There are those who believe too that the grand buildings and high walls of our schools have behind them a harsh, uncaring environment. Again this is a myth. Our pastoral care system is seen by parents who we survey regularly to be one of the strongest aspects of our provision. Each boy is assigned an individual tutor upon arrival at the School who looks after their welfare until they leave some seven years later. In that time strong relations are built with both student and parents and thus there is a really caring, soft side at the heart of the School. As each tutor set has boys from all years of the School there are good relations between year groups and this means that younger boys have strong role models from the very beginning. Schools like ours are also culturally and racially mixed and reflect the community of the city we are based in. We work hard to contribute to the wider community in all sorts of ways, not because of the public benefit test imposed by government, but because we believe in being part of the city we work in. Thus, boys from the High School have taken students from a local school on a weekend residential for more than 30 years – well before any public benefit tests. We also work with local primary schools in such ventures as our cricket in the community scheme. We are a long way removed from isolation and segregation here.
Many believe that independent schools turn out arrogant snobs at the end. Again this is far from the reality. One of our marketing messages as a school is ‘Ordinary boys achieving extraordinary things’. In this context by ordinary I mean down-t0-earth, grounded lads who do develop a quiet confidence in their time at the School but who are rarely arrogant and indeed their peers would not let them be. We aim to turn out boys who are comfortable in an interview situation but who are also nice people with a good sense of humour and an ability to be great team players in any situation.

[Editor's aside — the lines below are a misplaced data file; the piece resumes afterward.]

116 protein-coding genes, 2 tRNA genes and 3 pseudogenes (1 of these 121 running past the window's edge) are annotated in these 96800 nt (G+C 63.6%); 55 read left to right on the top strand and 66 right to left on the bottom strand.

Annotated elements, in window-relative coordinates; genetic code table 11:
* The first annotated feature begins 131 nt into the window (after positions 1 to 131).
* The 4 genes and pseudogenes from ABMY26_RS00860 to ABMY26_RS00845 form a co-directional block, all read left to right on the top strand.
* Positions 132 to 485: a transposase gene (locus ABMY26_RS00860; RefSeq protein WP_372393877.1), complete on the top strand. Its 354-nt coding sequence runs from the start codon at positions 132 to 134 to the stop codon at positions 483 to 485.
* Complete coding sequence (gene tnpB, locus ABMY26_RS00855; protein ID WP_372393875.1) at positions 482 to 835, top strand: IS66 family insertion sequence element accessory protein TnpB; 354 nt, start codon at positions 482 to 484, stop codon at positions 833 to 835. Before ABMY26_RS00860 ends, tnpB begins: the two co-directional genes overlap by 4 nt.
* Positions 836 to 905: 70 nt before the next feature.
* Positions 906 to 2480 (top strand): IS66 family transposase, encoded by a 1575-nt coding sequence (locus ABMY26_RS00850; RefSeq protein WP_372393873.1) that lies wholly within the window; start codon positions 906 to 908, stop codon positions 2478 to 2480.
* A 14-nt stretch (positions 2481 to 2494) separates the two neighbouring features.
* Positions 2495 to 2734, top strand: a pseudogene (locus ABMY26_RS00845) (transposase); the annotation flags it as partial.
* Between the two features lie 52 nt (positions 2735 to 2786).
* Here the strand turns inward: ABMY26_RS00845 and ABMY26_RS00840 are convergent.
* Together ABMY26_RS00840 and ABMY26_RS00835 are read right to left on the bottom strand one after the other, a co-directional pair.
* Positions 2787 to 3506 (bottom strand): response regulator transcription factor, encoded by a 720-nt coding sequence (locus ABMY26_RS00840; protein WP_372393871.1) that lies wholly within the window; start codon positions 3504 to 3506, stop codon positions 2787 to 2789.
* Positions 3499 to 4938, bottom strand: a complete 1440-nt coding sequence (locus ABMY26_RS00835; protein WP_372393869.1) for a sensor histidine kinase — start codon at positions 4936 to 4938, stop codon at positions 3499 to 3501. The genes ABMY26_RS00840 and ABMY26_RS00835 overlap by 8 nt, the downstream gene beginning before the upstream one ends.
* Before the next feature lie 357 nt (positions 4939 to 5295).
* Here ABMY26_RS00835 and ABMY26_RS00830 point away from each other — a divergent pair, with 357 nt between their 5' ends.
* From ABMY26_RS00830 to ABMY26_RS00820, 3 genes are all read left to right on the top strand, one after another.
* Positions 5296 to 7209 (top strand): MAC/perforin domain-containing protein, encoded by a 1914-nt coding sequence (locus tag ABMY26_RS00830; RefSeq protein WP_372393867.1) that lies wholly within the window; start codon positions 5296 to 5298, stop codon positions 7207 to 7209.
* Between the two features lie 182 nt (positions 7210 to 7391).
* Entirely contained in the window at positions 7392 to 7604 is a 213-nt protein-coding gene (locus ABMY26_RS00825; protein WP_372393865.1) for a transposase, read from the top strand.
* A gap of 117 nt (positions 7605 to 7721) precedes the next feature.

Of course, there are many political reasons why people do not like independent schools but when Lord Adonis, a Labour Minister, spoke of the whole education system needing some of the DNA of independent schools I would say that this is characterised in these sorts of terms.: Parents who care deeply about education, lads who are prepared to work hard but who enjoy their work and their many activities, fantastic pastoral care, selection on entry to ensure that there is a pace to the teaching that suits all and schools which are culturally diverse and whisper it quietly even socially diverse. Our parents are not wealthy hedge-fund managers or the landed gentry, indeed they are rather more likely in our case to be the sons of taxi drivers, office staff, nurses, policemen or doctors. They come from all over the city including some of the areas which suffer real deprivation – a bursary in this situation makes a life-changing experience possible. Thus, perhaps when newspapers do next want a photo of typical independent school students they will consider giving us a call and getting one which is rather more representative of the reality of independent education in the 21st century.